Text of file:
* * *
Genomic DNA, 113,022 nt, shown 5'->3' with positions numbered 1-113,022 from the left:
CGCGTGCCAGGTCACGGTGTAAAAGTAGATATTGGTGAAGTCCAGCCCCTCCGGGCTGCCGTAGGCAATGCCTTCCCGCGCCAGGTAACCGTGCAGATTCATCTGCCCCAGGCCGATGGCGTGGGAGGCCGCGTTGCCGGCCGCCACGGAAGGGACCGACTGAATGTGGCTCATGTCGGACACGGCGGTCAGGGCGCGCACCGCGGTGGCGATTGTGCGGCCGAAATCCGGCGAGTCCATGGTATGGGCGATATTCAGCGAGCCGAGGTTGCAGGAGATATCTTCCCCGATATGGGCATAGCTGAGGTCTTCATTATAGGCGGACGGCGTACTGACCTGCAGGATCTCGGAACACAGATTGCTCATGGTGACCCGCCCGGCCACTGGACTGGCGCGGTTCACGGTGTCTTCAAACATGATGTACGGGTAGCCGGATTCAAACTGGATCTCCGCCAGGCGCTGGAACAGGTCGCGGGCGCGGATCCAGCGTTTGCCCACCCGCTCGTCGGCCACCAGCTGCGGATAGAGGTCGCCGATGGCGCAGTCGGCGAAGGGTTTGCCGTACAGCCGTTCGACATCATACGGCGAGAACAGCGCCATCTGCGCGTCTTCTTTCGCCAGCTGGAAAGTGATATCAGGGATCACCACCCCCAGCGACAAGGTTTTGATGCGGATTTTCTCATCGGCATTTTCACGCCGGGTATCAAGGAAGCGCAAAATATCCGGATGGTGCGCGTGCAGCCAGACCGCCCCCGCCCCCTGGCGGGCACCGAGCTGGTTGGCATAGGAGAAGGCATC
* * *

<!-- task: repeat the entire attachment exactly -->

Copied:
Genomic DNA, 113,022 nt, shown 5'->3' with positions numbered 1-113,022 from the left:
CGCGTGCCAGGTCACGGTGTAAAAGTAGATATTGGTGAAGTCCAGCCCCTCCGGGCTGCCGTAGGCAATGCCTTCCCGCGCCAGGTAACCGTGCAGATTCATCTGCCCCAGGCCGATGGCGTGGGAGGCCGCGTTGCCGGCCGCCACGGAAGGGACCGACTGAATGTGGCTCATGTCGGACACGGCGGTCAGGGCGCGCACCGCGGTGGCGATTGTGCGGCCGAAATCCGGCGAGTCCATGGTATGGGCGATATTCAGCGAGCCGAGGTTGCAGGAGATATCTTCCCCGATATGGGCATAGCTGAGGTCTTCATTATAGGCGGACGGCGTACTGACCTGCAGGATCTCGGAACACAGATTGCTCATGGTGACCCGCCCGGCCACTGGACTGGCGCGGTTCACGGTGTCTTCAAACATGATGTACGGGTAGCCGGATTCAAACTGGATCTCCGCCAGGCGCTGGAACAGGTCGCGGGCGCGGATCCAGCGTTTGCCCACCCGCTCGTCGGCCACCAGCTGCGGATAGAGGTCGCCGATGGCGCAGTCGGCGAAGGGTTTGCCGTACAGCCGTTCGACATCATACGGCGAGAACAGCGCCATCTGCGCGTCTTCTTTCGCCAGCTGGAAAGTGATATCAGGGATCACCACCCCCAGCGACAAGGTTTTGATGCGGATTTTCTCATCGGCATTTTCACGCCGGGTATCAAGGAAGCGCAAAATATCCGGATGGTGCGCGTGCAGCCAGACCGCCCCCGCCCCCTGGCGGGCACCGAGCTGGTTGGCATAGGAGAAGGCATC